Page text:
While this is more than a museum, I’m bucketing it here due to its historical value. This is a must-do for anyone intrigued by the history of the Catholic faith in Mexico. You can visit both the old & new churches, see the cloak that Juan Diego brought back after the Virgen appeared to him (while you’re on a moving sidewalk), light a candle, be sprinkled with holy water, get your photo taken while riding a fake horse, etc. etc.  This merits a full blog post to really describe the experience, but I’ll whet your appetite with a few highlights.

Moving sidewalks to control the crowds viewing Juan Diego's cloak w/the image of la Virgen

The unique roofline of the new basilica (since the old one on the left is sinking, like many other historic buildings in DF)

Doesn't this just scream "Christmas card photo"??

5.       One more visit to Mercado Jamaica

My “top market in Mexico City” rating for Mercado Jamaica was recently seconded by an unbiased third party. :)  Besides flowers, they always have a great assortment of accoutrements for whatever holiday is coming up on the horizon; I made one last trip to pick up some papel picados around Mexican Independence Day for my future decorating needs.  And don’t forget to visit for all your flower animal purchases!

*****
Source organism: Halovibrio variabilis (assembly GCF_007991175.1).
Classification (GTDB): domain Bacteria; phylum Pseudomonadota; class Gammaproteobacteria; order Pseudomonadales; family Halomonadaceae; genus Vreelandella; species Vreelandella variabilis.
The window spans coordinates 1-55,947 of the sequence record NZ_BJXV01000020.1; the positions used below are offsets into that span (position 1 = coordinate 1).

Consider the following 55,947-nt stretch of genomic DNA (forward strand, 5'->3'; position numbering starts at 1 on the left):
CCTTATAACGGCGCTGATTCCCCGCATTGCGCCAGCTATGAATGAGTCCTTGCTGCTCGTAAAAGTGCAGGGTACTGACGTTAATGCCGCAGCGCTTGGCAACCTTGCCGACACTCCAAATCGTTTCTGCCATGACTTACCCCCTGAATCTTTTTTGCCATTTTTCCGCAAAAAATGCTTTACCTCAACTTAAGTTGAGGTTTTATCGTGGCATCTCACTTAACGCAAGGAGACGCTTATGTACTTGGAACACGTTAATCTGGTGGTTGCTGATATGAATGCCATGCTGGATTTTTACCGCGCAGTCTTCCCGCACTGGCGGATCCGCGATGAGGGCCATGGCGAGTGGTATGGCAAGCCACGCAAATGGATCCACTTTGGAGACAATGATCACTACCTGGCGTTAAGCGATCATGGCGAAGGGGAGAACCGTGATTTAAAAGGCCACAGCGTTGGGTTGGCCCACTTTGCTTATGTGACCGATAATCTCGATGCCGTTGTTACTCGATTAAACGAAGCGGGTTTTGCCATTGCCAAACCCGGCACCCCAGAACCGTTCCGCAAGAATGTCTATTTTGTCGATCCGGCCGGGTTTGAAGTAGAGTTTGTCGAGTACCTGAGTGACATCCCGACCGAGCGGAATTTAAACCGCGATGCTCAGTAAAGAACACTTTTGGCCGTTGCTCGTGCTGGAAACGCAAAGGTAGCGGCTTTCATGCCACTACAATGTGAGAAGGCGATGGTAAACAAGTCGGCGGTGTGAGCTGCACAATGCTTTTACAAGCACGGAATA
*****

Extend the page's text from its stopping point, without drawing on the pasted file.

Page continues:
This flower frog is not only precious, but he also had a button you could press to make him ribbit. Hilarious, people!

6.       See the Ballet Folklorico: performing at the Palacio de Bellas Artes; tickets can be purchased on Ticketmaster

I had unwisely assumed the word “ballet” in the title equated to “boring,” but after enough friends tried to convince me otherwise, I finally brought my dad to this when he visited a couple months before we left. It was awesome. Great music, amazing dancing, a guy dancing like a deer while wearing a deer head, what’s not to love? Put the Ballet Folklorico on your list, people!

7.       Get your picture taken with the Ángel: intersection of Reforma + Eje 2 (a.k.a. Rio Tiber or Florencia)

When a city has one icon widely associated with it, I feel moving away without a photo of you + that thing is ill-advised. In Mexico City, this icon is the Ángel de la Independencia, located on the main east-west drag through town. I recommend doing this on Sundays when Reforma is blocked off to vehicle traffic. This will significantly reduce your odds of getting run over while posing with the Ángel.